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Woman accused in fatal hit-and-run of Michigan student flees to Thailand

benjamin kable tubtim howson
via GoFundMe, Facebook

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    The woman accused of hitting a university student with her car and leaving him for dead in Michigan’s Oakland Township on New Year’s Day fled to Thailand days after the incident, according to a criminal complaint.

    The suspect, identified as Tubtim “Sue” Howson, purchased a one-way ticket from Detroit Metro Airport two days after the deadly collision, travel records reportedly show. After a few connecting flights, she landed in Bangkok on Jan. 5.

    Benjamin Kable, 22, was heading home from a New Year’s Eve party when a 2016 white BMW 320i struck him along Rochester Road at around 5:49 a.m. on Jan. 1. He was pronounced dead at the scene.

    Howson, 57, is a U.S. citizen originally from Thailand. A friend she reportedly confided to about the incident had urged her to go to the police, but she allegedly said, “No cops, no cops.”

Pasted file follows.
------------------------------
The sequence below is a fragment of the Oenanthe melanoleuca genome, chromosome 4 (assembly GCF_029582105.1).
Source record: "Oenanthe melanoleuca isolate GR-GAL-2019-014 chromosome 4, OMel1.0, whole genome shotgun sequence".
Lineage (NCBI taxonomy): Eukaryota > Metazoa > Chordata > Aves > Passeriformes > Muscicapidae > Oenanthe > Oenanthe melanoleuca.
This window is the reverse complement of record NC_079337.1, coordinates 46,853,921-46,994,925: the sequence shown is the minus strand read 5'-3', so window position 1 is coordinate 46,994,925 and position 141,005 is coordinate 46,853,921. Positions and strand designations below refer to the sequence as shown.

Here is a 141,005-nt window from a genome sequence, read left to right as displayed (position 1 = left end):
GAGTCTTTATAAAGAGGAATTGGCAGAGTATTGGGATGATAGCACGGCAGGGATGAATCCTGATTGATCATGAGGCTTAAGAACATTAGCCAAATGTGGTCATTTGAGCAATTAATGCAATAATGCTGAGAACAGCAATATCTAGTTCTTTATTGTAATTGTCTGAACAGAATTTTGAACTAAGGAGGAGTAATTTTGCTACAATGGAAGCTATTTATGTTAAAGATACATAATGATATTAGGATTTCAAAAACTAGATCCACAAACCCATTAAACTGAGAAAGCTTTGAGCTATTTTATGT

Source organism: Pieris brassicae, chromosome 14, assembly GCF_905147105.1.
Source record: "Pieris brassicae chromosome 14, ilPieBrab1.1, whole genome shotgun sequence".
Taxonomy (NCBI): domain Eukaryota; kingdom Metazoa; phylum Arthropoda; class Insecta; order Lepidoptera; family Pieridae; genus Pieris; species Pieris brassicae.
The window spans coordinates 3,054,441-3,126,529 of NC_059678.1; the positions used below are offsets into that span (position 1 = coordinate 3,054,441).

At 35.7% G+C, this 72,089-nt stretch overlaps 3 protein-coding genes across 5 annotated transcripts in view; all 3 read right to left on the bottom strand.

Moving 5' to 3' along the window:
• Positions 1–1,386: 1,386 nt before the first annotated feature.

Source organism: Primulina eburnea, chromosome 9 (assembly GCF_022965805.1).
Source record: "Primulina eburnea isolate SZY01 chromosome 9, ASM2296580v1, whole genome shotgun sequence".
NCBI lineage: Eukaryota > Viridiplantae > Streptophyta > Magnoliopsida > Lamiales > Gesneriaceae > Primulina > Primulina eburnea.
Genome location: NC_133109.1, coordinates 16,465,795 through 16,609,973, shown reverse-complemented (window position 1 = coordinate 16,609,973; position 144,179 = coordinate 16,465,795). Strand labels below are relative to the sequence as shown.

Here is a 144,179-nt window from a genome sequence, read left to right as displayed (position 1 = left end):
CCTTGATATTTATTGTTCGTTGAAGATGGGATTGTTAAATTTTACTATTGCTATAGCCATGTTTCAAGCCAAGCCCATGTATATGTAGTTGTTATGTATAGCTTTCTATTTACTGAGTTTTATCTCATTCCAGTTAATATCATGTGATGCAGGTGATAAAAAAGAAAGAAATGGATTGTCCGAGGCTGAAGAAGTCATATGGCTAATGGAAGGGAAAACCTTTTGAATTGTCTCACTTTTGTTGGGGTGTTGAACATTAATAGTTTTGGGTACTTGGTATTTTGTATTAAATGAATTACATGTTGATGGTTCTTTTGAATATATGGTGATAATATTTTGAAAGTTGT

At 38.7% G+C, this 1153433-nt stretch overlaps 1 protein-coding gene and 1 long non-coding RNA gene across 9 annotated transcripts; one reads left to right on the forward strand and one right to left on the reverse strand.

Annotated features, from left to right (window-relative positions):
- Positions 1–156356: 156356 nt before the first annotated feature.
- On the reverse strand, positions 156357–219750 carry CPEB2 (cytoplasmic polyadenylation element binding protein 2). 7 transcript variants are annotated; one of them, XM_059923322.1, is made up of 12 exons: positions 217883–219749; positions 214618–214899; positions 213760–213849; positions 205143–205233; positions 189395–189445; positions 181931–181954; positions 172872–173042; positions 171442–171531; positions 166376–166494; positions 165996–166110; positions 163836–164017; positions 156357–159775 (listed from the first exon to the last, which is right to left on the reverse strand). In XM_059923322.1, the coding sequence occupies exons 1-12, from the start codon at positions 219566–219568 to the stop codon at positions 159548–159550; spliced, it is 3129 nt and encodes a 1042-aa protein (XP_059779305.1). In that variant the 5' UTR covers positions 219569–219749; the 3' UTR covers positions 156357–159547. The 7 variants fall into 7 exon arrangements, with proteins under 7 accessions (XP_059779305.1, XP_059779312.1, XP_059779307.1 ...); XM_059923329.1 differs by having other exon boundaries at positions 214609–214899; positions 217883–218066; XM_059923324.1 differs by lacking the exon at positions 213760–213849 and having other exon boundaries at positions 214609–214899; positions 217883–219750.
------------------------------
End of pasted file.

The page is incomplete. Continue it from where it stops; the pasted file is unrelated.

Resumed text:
Howson is now facing several felonies, including interstate flight to avoid prosecution and failure to stop at a scene resulting in death. 

    The Oakland County Sheriff’s Office sought help from the FBI, which then filed the criminal complaint Monday.

    So far, it’s unclear whether the federal government seeks to extradite Howson. The U.S. and Thailand have an extradition treaty.

    Kable’s father Michael said he hopes Howson will “do the right thing” and return to the U.S. 

    A GoFundMe campaign has been organized to support their family. 

    “Accidents happen, but you know people have to take responsibility for their actions,” Michael Kable told CBS Detroit. “I wish she would do the right thing and bring herself back because it’s made it way worse for our family.”

    Benjamin Kable, the second youngest of six siblings, was an electrical engineering senior at Michigan State University. His father believes the matter is now primarily in the hands of federal authorities.

    “It is hard to fathom how somebody can just leave someone dying on the road, just no empathy,” Michael Kable told The Detroit News. “I don’t understand it.”


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